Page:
Teachers learn to use math as Trojan horse for social justice
- Teach for America and EdX are partnering to provide a training course for middle-school math teachers on how to incorporate social justice into their curricula.
- According to the course developers, regular math is "too abstract" for many students, and incorporating social justice can help them better understand "the power and meaning" of math.
This summer, middle school math teachers can learn how to incorporate social justice issues like racism and privilege into their classrooms.
“Teaching Social Justice through Secondary Mathematics” is a six-week online course designed by Teach for America and offered through EdX, which provides free online classes from top universities such as Harvard University, MIT, and Columbia University.
Unveiled earlier this month, the course aims to teach math instructors how to craft lesson-plans that incorporate social justice in order to raise their students’ awareness.
“Do you ask students to think deeply about global and local social justice issues within your mathematics classroom?” a course overview asks. “This education and teacher training course will help you blend secondary math instruction with topics such as inequity, poverty, and privilege to transform students into global thinkers and mathematicians.”
According to the website, the course can even help students to learn math, because while many aspects of middle- and high-school math “can seem abstract to students,” the developers claim that “setting the mathematics within a specially-developed social justice framework can help students realize the power and meaning of both the data and social justice concerns.”
Participants in the online course are given sample ideas for lessons they could create, such as using math to teach students about “Unpaid Work Hours in the Home by Gender” and “Race and Imprisonment Rates in the United States.”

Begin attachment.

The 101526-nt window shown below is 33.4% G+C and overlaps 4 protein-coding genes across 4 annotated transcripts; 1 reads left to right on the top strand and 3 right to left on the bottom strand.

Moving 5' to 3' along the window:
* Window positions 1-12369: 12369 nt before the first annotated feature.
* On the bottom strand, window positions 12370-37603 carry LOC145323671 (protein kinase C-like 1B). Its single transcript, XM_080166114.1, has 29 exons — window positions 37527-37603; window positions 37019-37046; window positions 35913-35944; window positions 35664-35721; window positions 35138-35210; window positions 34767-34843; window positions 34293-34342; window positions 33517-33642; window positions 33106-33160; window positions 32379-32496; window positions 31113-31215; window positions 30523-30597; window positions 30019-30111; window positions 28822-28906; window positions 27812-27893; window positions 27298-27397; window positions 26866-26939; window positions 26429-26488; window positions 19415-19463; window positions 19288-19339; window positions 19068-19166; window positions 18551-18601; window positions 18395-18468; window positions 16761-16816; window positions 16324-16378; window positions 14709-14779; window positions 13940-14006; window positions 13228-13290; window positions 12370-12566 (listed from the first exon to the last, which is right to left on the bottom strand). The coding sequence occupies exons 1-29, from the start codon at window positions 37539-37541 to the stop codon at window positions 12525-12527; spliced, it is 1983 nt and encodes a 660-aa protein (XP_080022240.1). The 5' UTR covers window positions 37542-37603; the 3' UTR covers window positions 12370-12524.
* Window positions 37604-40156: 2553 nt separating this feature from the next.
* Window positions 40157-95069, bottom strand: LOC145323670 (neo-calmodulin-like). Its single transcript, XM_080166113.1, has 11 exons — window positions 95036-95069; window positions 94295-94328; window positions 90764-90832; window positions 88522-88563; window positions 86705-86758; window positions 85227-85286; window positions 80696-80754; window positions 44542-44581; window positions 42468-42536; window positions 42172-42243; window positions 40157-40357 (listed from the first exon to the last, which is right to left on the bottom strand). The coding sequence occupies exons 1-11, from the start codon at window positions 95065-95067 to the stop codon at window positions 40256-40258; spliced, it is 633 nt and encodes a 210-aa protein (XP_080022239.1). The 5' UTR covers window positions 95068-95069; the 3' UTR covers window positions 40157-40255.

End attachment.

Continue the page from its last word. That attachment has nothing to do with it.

The module also identifies five main themes of “intersectional mathematics,” including “mathematical ethics,” which refers to the notion that math is often used as a tool of oppression, according to the instructors.
“For centuries, mathematics has been used as a dehumanizing tool,” they write, citing the example of how IQ can be used against people who score in the lower half of the distribution.
To remedy math’s contribution to oppression, teachers are thus encouraged to think of ways that math can be used to advocate for marginalized populations, to which end they are encouraged to read an article by an English teacher from Hawaii, Christina Torres, who argues that failing to teach students about social justice is a “wasted opportunity” to provide them with the “tools to subvert power, question normalcy, and change society as we understand it.”
Despite its emphasis on liberal priorities, the instructors insist that social justice can be taught “without bias” as long as instructors select topics that they feel they can discuss with neutrality.
"This is not an opportunity for a teacher to impose his or her beliefs on the students. It is important to choose topics about which you feel you can be pedagogically neutral,” they state, clarifying that “Quality social justice and mathematics exploration in the K-12 classroom should be apolitical and non-agenda-driven.”
Danielle Montoya, vice president of communications at Teach for America, told Campus Reform that social justice is a part of “culturally responsive teaching” while praising the course as a model for promoting “positive change” and civic engagement.
“We share the understanding that social justice is recognizing and acting upon our individual and collective ability to create positive change,” Montoya said. “This is one way to give students the tools to be engaged citizens, prepared to contribute to their communities.”
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